The walk Tuesday was along this "interpretive" stretch of the Red Haw loop that wraps itself around the inlet at the base of the campground bluff. This sign is at the far east end of the campground but be warned, the descent to the first marker is steep. I wanted to walk here when snow was on the ground, started skidding sideways down the hill --- then didn't.
Once at trail level, the grade is mild --- grassy on the west side of the lake but because of our recent mild days, a little muddy after turning to follow the south shoreline because it's more deeply shaded there.
There's nothing dramatic along the trail --- it's just amusing to play treasure hunt with the markers and test your knowledge.
This is my favorite interpretive station. Do they replant the poison ivy if it winter-kills?
A little farther along --- one of our more intimidating trees, honey locust, with its fearsome spikes.
Running water was making music at a point where concrete has been poured to allow trail users to cross a tiny stream with out getting wet feet.
The big sycamores are among my favorite trees in the park and there's a good example just beyond.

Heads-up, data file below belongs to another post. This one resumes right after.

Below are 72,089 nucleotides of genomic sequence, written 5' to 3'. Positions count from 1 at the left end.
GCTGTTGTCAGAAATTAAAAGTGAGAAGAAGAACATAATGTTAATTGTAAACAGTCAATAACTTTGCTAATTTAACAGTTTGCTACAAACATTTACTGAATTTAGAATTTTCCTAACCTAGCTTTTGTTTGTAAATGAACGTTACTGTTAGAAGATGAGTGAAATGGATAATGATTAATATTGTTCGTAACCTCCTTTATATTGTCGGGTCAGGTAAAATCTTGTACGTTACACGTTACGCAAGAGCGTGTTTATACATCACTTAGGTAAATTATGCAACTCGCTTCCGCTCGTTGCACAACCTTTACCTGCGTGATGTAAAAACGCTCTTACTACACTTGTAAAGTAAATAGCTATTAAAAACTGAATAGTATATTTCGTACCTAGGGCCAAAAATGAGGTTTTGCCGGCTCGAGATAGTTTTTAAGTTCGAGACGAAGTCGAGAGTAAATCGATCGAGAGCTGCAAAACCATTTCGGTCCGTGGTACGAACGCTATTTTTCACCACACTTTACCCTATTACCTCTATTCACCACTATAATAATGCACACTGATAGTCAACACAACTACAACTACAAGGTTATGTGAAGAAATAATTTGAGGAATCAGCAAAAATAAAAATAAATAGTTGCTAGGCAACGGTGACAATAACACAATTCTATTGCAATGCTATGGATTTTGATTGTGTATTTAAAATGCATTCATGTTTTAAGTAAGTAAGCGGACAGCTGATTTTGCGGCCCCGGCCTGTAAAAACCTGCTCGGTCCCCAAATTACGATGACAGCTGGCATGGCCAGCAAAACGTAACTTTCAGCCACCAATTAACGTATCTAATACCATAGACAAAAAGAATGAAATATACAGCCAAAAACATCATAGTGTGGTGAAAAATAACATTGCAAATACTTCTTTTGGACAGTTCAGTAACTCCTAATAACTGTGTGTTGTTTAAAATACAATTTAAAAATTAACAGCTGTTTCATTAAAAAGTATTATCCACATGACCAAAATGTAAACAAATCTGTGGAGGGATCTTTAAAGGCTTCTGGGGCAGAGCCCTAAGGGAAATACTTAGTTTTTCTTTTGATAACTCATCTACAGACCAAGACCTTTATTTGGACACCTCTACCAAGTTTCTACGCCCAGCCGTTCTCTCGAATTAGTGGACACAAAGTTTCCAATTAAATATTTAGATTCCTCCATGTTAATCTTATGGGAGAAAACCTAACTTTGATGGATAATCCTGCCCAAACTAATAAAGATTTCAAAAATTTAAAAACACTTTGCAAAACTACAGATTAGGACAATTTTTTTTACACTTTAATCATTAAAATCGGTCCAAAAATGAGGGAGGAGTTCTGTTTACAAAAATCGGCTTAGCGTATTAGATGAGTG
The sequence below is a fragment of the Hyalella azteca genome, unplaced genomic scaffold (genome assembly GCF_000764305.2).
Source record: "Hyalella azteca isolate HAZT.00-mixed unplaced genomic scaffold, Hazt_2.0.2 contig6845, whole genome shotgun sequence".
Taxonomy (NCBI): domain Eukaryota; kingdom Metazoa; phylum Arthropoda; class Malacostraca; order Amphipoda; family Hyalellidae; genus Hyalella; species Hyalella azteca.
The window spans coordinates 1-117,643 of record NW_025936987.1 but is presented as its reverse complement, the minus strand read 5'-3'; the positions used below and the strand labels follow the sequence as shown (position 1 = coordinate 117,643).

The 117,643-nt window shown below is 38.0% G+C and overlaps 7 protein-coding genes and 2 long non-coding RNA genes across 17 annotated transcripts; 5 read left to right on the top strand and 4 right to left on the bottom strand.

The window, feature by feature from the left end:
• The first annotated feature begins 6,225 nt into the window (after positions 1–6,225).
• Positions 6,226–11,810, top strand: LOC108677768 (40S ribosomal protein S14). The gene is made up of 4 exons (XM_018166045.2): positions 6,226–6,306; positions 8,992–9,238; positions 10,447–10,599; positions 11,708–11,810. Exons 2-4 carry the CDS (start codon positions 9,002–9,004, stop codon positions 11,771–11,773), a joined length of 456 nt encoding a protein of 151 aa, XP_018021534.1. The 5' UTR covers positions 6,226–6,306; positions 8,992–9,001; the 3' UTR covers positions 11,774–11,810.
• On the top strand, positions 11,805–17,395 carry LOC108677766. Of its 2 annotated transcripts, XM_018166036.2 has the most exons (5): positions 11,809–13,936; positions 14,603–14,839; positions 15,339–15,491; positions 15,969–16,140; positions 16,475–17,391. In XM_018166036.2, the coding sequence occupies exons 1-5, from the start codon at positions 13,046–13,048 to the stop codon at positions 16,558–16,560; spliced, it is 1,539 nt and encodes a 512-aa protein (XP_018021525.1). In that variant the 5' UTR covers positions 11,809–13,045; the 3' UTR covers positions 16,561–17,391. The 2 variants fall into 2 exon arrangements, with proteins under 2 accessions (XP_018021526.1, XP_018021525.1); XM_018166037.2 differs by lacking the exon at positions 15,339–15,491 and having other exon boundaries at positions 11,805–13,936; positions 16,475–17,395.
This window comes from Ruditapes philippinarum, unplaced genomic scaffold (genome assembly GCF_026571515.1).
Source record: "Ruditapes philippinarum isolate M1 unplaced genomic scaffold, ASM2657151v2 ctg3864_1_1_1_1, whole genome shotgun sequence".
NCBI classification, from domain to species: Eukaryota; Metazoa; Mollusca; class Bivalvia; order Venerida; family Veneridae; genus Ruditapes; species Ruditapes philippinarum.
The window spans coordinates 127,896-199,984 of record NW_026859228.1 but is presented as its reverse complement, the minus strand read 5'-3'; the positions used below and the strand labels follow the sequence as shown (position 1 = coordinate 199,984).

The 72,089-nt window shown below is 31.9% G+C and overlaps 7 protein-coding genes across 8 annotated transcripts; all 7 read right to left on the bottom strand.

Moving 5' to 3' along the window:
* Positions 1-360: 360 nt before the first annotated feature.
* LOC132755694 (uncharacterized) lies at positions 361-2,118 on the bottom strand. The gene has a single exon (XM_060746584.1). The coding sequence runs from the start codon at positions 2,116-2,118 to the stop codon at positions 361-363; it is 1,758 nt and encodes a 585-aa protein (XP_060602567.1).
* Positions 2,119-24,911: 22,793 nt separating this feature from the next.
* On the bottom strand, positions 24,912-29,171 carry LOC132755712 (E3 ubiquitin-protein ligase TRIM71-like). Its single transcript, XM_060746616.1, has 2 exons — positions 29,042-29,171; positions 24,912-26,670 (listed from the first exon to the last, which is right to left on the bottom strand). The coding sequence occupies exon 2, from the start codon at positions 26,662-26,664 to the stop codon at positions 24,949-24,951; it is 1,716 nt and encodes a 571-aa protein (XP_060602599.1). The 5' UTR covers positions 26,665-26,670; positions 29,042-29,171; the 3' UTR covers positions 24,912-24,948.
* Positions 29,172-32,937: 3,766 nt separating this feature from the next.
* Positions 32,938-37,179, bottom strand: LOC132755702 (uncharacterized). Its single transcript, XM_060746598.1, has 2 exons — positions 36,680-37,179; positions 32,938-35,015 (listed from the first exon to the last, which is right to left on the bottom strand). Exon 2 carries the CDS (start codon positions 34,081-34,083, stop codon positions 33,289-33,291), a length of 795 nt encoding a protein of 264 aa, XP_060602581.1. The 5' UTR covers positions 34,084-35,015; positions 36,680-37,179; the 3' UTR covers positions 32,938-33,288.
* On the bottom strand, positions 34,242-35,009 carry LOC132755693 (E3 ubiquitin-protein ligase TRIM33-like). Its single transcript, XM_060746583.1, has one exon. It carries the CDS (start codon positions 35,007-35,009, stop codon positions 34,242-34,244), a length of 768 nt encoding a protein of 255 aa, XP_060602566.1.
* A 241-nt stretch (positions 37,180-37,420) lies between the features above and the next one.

Because the trail is sheltered and there's been snow on the ground, small patches of green grass show through the fallen leaves --- but most of the green is provided by moss.
Keep walking and you'll come out here, where park staff began the task of re-establishing native grasses a few years ago.
A woodpecker appeared here and there along the trail as I walked along and I was accompanied by an accomplished musician up in the canopy that never showed him- or herself.
At this point I stood very still, pretending to be a tree trunk, and soon the finches and a blue jay appeared.
This short stretch of trail is a great place from which to view the red buds that line the inlet during late spring.
And walking here one fall evening several years ago, during migration, the air around me was filled with wings. As as it turned out I'd walked into the the largest and most varied assembly of songbirds of many species I'd ever seen, or have since. It was like walking through an aviary. I have no idea why and don't expect it to happen again --- but it was magical at the time.